Many mainline Protestant leaders contributed to the public conversation surrounding the McCarran-Walter Act of 1952, a bill that aimed to revamp the nation’s immigration system. While it ended Japanese exclusion, its critics pointed out that the legislation was still premised on unevenly distributed quotas based on national origins and other forms of discrimination. Congress eventually passed the bill sponsored by Nevada Senator Pat McCarran and Pennsylvania Congressman Francis Walter, but only after overriding Harry Truman’s veto. Most mainline Protestant denominations opposed the legislation, drawing upon a mix of postwar internationalism, social gospel ideals, and common concern for home missions. While the bill was being considered, the National Council of Churches (NCC) passed a statement in March 1952 calling for Congress to reform the quota system and demanding that the United States assume its global responsibilities and aid refugees. It is striking that in Truman’s veto message of McCarran-Walter, he even invoked the social gospel rhetoric of his Protestant contemporaries, claiming that the law “repudiates our basic religious concepts, our belief in the brotherhood of man.” Following its passage, the mainline periodical Christian Century questioned the law and had to fend off an angry rebuttal by McCarran, and Methodist Bishop G. Bromley Oxnam even had to answer for his criticism of the legislation before the House Un-American Activities Committee, on which Walter served, in 1953.

Thinking Seriously about “Taking Seriously”

Today's guest post comes from Haley Iliff, an MA student in the American Religious History program at Florida State. She is currently researching nineteenth-century women in the American west and their popular religious literature.

Haley Iliff

During my first year of graduate work, I wasn’t really sure what it meant to “take religion seriously,” but I was aware it was something required of me if I wanted to be a scholar. Now, about to enter my second year, I’m still not quite sure what the phrase means, but I think Charlie and Adam’s recent posts have given me a place to start thinking about “taking religion seriously” as an aspect of scholarly tone, especially the tone we take when discussion our subjects.

Historiographic Saints


Isaac Hecker, circa 1890
In the spirit of RiAH's 10 year anniversary, we welcome a guest post from historian William Cossen. You can follow him at and on Twitter @WilliamCossen.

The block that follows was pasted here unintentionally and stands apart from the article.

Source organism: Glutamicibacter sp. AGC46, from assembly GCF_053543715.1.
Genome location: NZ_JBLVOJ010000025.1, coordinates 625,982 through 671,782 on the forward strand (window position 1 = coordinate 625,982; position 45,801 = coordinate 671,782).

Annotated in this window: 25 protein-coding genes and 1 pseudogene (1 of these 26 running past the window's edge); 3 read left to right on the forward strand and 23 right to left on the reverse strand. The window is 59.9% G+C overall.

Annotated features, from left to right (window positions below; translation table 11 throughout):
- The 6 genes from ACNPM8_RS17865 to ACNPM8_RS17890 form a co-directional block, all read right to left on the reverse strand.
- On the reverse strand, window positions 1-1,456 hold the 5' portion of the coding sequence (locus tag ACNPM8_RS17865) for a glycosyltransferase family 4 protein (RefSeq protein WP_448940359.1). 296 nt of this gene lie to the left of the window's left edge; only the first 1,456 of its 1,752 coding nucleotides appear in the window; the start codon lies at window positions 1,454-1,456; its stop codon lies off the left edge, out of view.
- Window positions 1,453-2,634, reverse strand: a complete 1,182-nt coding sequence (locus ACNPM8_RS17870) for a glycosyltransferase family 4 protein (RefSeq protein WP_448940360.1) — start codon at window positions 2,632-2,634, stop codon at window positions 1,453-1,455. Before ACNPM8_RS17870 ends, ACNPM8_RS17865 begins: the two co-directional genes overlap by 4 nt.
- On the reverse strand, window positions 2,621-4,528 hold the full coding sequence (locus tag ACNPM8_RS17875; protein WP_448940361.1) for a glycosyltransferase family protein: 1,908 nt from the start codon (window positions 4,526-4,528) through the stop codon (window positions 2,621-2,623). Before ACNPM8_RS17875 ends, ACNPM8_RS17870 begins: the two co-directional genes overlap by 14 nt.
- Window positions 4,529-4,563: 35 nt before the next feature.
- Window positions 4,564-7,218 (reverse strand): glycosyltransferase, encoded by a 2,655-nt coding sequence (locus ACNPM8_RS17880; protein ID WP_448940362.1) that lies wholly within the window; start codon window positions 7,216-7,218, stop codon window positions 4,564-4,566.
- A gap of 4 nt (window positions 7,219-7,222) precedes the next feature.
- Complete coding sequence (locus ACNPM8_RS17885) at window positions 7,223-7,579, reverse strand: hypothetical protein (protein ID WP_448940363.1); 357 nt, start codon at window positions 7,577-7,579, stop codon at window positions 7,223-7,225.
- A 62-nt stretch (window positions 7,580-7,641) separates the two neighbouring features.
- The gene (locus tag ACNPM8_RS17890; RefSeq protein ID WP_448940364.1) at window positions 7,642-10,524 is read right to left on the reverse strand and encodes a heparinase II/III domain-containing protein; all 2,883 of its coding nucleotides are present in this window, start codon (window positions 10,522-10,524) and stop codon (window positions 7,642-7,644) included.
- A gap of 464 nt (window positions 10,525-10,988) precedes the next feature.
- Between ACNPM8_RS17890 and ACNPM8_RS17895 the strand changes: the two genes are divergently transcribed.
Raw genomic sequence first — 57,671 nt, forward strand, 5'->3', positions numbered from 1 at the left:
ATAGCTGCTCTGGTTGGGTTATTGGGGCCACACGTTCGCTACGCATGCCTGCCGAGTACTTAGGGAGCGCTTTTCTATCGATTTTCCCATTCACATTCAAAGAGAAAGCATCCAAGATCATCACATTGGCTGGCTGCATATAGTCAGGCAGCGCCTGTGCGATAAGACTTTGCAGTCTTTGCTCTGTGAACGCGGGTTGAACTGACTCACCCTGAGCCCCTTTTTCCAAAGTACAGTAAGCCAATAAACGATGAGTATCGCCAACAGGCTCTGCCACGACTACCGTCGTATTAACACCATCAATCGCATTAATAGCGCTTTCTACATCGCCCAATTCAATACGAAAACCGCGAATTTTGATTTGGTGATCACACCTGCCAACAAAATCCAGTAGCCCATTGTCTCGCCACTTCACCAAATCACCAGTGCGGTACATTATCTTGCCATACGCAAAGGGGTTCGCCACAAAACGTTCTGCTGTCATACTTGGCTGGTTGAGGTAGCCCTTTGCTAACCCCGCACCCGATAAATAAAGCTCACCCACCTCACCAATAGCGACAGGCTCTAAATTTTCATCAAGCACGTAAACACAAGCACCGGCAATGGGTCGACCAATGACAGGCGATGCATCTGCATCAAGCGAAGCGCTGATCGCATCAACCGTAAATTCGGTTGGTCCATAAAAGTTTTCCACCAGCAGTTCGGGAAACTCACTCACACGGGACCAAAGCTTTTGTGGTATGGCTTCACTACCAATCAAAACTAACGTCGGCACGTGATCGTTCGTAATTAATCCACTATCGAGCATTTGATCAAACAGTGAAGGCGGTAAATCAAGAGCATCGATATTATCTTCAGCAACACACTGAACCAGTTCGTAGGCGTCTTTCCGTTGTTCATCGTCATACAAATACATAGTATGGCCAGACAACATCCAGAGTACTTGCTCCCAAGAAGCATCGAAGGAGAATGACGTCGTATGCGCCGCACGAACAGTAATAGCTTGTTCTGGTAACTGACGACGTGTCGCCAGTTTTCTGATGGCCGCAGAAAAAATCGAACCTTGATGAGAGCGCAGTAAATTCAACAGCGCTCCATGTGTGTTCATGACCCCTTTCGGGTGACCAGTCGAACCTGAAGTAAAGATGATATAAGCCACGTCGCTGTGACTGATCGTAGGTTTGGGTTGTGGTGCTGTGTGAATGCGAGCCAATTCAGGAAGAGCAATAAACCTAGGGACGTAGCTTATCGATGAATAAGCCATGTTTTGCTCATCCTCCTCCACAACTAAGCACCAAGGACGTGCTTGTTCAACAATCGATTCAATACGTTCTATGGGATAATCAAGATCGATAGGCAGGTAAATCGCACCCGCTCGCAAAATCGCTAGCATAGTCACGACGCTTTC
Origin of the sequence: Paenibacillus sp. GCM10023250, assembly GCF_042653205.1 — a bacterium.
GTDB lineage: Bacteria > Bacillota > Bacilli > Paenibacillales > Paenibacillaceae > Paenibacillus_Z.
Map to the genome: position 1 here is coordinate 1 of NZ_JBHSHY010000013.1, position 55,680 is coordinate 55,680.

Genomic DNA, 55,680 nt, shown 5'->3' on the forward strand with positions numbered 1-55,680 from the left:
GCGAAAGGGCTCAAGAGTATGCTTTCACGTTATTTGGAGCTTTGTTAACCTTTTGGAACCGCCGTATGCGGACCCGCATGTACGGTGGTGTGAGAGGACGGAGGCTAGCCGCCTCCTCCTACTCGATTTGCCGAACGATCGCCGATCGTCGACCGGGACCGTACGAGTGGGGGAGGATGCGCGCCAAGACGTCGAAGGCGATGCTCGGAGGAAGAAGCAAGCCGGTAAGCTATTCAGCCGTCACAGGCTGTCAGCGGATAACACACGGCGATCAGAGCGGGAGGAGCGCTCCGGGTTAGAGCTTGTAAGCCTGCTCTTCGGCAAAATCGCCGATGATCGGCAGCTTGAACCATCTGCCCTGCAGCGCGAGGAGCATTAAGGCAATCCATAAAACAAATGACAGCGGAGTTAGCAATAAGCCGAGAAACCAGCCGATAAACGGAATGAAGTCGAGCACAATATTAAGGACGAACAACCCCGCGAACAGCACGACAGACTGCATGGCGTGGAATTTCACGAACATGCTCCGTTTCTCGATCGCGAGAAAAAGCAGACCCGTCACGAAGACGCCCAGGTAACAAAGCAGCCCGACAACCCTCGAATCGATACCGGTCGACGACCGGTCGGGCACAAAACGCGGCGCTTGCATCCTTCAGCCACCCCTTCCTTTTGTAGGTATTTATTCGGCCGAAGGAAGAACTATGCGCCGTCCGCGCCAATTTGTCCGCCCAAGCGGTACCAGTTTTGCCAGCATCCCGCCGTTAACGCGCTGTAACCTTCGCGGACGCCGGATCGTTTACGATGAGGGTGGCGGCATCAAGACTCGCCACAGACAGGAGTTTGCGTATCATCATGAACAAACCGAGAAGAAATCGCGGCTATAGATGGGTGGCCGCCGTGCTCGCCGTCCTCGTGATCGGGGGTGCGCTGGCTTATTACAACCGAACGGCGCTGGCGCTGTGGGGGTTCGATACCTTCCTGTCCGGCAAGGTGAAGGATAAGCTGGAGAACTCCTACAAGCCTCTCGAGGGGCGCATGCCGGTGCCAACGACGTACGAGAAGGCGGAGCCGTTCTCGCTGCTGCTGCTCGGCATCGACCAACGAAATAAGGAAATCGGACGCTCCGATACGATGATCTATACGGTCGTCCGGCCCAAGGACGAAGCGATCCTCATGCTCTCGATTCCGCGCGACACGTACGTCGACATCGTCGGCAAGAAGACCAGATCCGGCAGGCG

What do historians of Catholicism owe to the saints about whom they write?

This question has been on my mind since the American Catholic Historical Association’s Annual Meeting in Denver this past January.  Two moments at the conference together served for me as the genesis of this question.  The first moment took the form of a comment from Thomas Rzeznik during his presentation for the ACHA’s presidential roundtable, about which I have written in more detail on John Fea’s Way of Improvement Leads Home blog.  Rzeznik noted that scholars of Catholicism should remain mindful of the multiple audiences they serve through their research and writing: the academy, the institutional church, and interested laypeople.

The second moment emerged following my own panel on Catholicism and Americanism.  I had a conversation on the state of the field of Catholic history with the panel’s organizer, Erin Bartram.   Both of our papers dealt with Isaac Hecker, a central figure in the study of mid- to late nineteenth-century U.S. Catholic history, and we briefly pondered the nature of writing about an individual such as Hecker, who is presently being investigated for potential canonization.

It is obviously not uncommon for historians of Catholicism to write about men and women who have been recognized as saints by the Catholic Church.  This may be somewhat rarer in scholarship on U.S. Catholicism, which reflects the fewer canonized saints from the United States than from other countries with longer histories of an extensive Catholic presence.  There are, however, several fine examples of recent historical scholarship that include canonized (or soon-to-be canonized) Catholics as central figures in their narratives.